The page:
eggy, airy popover

Popovers with Strawberry Butter
Recipe Adapted from Neiman Marcus via

3 1/2 cups whole milk
4 cups all-purpose flour
1 1/2 tsp salt
1 tsp baking powder
6 large eggs, at room temperature
Strawberry Butter (recipe follows)
* special equipment: nonstick popover pan

1. Place milk in a bowl or glass measuring cup and microwave for two minutes or until warm to the touch.  Set aside.

2. Sift flour, salt and baking powder together into a large bowl.  Crack eggs into the bowl of a stand mixer.  Using the whisk attachment, whisk on medium speed for about 3 minutes, until foamy.  Turn mixer speed down to low and gradually add the warm milk.  Next, gradually add the flour mixture and beat for 2 minutes.  Let the batter rest at room temperature for 1 hour. 

3. Preheat oven to 450º F.  Spray popever pan generously with nonstick spray.  Fill each well almost to the top with batter and place the popover pan on a cookie sheet.  Transfer to the oven and bake for 15 minutes.  Turn the heat down to 375º F and continue to bake for 10 minutes longer, until the popovers are deep golden brown.  Remove pan from oven, pop out the popovers and let cool on a wire rack.  Serve hot with Strawberry Butter. 

* There will be extra batter left over.  Just set aside and use once the first batch of popovers are finished.

Makes approximately 18 popovers

strawberry butter

Strawberry Butter

3/4 cup butter (1 1/2 sticks), at room temperature
1/2 cup good quality strawberry preserves

1. Place butter in a medium sized bowl and beat with an electric mixture until smooth, about 2 minutes. Add the strawberry preserves and continue to beat until fluffy, about 2 more minutes.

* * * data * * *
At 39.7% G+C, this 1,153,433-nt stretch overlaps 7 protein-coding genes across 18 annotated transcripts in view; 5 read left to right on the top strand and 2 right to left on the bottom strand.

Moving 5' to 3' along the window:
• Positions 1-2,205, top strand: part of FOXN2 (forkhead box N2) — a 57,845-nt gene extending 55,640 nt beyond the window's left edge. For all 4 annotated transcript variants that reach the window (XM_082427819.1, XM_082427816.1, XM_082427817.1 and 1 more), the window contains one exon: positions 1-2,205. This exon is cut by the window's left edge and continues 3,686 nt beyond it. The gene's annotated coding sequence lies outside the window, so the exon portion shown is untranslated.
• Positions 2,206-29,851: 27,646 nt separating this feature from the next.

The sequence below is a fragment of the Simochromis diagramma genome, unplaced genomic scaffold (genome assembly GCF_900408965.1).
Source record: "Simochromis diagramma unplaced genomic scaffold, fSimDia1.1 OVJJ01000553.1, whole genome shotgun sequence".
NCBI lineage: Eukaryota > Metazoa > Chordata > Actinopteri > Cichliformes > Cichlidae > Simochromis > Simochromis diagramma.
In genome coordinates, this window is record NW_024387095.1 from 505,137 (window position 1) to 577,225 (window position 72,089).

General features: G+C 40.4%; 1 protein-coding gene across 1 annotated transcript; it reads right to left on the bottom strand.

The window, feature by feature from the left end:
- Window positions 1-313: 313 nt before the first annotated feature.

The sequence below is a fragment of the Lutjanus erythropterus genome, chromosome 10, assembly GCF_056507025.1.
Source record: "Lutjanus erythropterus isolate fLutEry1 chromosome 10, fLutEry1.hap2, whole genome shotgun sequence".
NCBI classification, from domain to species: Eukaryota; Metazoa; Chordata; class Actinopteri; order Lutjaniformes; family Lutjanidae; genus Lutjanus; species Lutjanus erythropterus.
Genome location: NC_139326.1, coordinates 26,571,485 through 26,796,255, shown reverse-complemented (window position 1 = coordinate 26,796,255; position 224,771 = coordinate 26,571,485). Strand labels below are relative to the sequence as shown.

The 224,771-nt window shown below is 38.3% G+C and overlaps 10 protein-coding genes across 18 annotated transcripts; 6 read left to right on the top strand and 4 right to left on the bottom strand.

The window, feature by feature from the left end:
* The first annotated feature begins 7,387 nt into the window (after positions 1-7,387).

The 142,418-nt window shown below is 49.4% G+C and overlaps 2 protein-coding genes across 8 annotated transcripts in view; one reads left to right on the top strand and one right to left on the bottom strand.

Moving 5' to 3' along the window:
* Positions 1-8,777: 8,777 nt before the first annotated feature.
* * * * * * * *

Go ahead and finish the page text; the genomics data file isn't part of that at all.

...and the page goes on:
November 18, 2011

Truffled Mushroom Tagliatelle

mixed mushroom truffled fricassee

I had a birthday.  Another birthday.  My 27th one to be exact.  I don't feel near as old as I actually am.  Sometimes I think I'm still 22, that is until the monthly bills start rolling in or perhaps when I glance in the mirror and see the early signs of aging starting to appear on my once youthful face.  Despite facing yet another birthday, inching me ever closer to that dreaded 3-0, I like to take this time of year to pamper myself a little bit.

enokitake, chanterelle and oyster mushrooms

Instead of using the birthday money I get from relatives to put towards bills (which is exactly what I should be doing), I allow myself to buy a little something just for me.  I mean, I deserve it right?  I also let myself truly indulge the week of my birthday.  Cake, red meat, an extra margarita or two.  So when it came time to decide what I was going to whip up for this blog last week, I thought it should include one of my absolute favorite things: truffles.

pricey yet delicious chanterelles

Unfortunately, I wasn't able to use actual truffles (I can't afford such luxuries at the moment), but I did use plenty of truffle oil and a beautiful blend of earthy, unctuous mushrooms.  I had found a delicious looking recipe for a mushroom fricassee in September's Bon Appétit.  I had been looking for a good excuse to make it and my birthday seemed as good as any. (Side note: a fricassee by definition is a dish of pieces of meat or vegetables stewed in stock and served in a white sauce).

white truffle oil

Bon Appétit's version of mushroom fricassee called for using only chanterelle mushrooms.  However, when I got to Whole Foods and realized that chanterelle mushrooms were $29.99 a pound, I decided I'd better take a different route.  I went with a mixture of chanterelles, oyster mushrooms and the adorable looking enokitake mushrooms.  Not only did I save myself roughly $15, but I thought the mixture of mushrooms would make for an interesting looking dish.

stewed mushrooms